It may be suggested that in view of the stipulation dated January 22, 1949, the arbitration was a voluntary one and not a statutory compulsory arbitration. If that were so the award would not be subject to attack by direct appeal to this court. Cf. International Association of Machinists, Lodge 1292, Ind., v. Bergen Avenue Bus Owners Association , 3 N.J. Super. 558 (Law Div. 1949). The award on its face was free from any infirmities and within the issues submitted and there is no charge that it was procured by "corruption, fraud or undue means." R.S. 2:40-19. Contentions that it was not supported by sufficient evidence in the record and that it departed from principles approved in the Freidin award, which related to an earlier contract period and was
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not binding on the Gellhorn board, would be unavailable under principles generally applicable to judicial review of voluntary arbitration proceedings. See Held v. Comfort Bus Line , 136 N.J.L. 640 (Sup. Ct. 1948); International Association of Machinists, Lodge 1292, Ind., v. Bergen Avenue Bus Owners Association, supra.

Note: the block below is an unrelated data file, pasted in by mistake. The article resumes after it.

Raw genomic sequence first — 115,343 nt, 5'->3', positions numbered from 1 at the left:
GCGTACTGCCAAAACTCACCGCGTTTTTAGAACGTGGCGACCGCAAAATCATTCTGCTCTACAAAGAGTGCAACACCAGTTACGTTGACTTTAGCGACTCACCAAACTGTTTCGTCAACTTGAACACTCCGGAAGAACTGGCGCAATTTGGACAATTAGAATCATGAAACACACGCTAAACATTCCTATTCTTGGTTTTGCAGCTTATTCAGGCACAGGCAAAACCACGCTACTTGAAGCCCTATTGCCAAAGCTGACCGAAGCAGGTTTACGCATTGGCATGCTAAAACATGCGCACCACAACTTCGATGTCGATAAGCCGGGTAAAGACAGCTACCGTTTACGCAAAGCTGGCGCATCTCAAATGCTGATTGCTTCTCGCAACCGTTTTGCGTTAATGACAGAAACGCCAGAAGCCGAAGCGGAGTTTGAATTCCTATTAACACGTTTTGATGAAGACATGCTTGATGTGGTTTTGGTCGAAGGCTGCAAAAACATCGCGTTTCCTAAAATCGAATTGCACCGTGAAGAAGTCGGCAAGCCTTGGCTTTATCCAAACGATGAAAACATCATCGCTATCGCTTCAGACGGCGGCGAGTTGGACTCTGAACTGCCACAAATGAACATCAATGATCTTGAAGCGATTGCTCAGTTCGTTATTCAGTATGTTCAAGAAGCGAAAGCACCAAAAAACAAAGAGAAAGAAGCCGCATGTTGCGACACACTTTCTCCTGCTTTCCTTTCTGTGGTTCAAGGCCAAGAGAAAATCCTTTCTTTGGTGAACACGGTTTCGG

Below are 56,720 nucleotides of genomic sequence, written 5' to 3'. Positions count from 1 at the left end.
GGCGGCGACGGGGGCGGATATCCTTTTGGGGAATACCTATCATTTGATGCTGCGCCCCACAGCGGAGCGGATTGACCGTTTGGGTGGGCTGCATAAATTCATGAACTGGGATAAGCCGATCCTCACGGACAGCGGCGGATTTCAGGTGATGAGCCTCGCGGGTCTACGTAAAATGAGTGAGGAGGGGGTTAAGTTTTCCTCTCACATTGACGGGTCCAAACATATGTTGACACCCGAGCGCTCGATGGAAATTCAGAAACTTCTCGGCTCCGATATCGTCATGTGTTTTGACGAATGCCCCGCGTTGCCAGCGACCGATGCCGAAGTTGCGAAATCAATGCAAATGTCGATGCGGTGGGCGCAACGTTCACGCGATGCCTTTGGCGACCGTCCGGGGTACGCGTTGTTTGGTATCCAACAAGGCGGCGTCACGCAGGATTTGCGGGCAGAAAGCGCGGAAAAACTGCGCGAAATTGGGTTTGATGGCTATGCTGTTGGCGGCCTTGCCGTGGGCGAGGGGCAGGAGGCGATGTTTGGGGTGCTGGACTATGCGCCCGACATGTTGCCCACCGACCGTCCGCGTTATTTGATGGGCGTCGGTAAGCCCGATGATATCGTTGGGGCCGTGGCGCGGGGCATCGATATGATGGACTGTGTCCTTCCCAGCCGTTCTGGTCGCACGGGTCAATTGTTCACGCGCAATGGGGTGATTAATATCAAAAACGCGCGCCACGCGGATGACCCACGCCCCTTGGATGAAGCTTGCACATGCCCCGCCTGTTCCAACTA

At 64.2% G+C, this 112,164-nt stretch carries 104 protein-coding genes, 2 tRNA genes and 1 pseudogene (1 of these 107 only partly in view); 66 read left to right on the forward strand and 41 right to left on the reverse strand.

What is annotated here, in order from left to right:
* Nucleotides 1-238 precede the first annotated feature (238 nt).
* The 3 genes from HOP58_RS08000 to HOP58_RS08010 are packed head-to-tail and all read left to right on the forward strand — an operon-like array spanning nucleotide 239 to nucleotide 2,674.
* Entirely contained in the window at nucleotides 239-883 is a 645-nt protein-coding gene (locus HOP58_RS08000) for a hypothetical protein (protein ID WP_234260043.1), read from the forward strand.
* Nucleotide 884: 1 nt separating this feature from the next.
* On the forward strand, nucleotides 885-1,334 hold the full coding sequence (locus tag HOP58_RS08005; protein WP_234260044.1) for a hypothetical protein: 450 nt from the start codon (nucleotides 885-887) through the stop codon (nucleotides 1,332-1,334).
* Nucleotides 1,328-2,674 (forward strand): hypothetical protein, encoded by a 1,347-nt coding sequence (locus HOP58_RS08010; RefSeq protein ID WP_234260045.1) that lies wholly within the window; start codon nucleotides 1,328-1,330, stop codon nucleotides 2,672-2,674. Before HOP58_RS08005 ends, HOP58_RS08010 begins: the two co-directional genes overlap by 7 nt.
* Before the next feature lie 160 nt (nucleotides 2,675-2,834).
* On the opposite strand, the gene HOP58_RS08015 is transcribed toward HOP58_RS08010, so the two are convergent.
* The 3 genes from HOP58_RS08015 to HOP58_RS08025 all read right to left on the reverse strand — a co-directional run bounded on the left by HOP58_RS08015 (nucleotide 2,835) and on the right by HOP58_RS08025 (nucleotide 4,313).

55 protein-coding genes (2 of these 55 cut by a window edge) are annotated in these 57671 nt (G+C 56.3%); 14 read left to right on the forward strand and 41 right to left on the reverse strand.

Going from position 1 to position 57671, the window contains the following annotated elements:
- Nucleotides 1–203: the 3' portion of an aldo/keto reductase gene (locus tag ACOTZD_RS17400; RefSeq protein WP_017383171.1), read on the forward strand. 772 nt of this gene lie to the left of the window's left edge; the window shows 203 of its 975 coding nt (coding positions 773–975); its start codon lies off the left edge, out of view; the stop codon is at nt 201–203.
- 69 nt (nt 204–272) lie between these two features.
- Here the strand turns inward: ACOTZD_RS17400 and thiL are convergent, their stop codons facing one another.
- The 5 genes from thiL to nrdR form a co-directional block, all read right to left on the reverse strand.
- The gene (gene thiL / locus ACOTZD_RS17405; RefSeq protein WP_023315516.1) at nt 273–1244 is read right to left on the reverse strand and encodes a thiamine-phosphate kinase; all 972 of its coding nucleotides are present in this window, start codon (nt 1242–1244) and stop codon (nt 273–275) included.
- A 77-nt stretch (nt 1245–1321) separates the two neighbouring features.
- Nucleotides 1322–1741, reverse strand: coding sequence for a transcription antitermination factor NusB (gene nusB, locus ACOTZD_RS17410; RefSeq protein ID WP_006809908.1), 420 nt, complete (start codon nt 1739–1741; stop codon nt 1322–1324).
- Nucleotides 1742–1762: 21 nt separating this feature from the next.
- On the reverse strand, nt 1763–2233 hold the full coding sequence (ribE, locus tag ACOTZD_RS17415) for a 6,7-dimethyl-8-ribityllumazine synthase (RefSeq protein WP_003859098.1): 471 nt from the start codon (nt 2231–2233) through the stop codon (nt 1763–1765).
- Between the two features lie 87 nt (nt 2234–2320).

The appellant's position, however, is that the arbitration was not voluntary but was a compulsory arbitration proceeding under the statute. In the light of the express provision in the stipulation that the issues would be submitted to arbitration "in accordance with Chapter 38 of the Laws of 1946 as amended and supplemented," we accept, for present purposes, the soundness of this position. The appellant urges that since the arbitration was compulsory, it is entitled to a review under R.S. 34:13B-23 which, it suggests, should be construed to authorize this court to upset the award to the extent that it is not supported in the record by "such relevant evidence as a reasonable mind might accept as adequate to support a conclusion." See Consolidated Edison Co. v. National Labor Relations Board , 305 U.S. 197, 229, 83 L. Ed. 126 (1938). In the light of the decision in State v. Traffic Telephone Workers' Federation of New Jersey, supra , setting aside the entire act, including R.S. 34:13B-23, we fail to see how, without violating fundamental principles controlling the exercise of the judicial power, we may presently entertain this appeal thereunder and construe its provisions. The fact that the Supreme Court's decision was rested upon the absence of any statutory standards whatever governing the arbitration board pointedly illustrates the futility and unwisdom of our undertaking a review of the board's action and an exploration of the legislative contemplation of the extent of such review. We are satisfied that whatever legal basis there existed for the taking of the present appeal had earlier been removed by the Supreme Court's decision and that it cannot now be determined.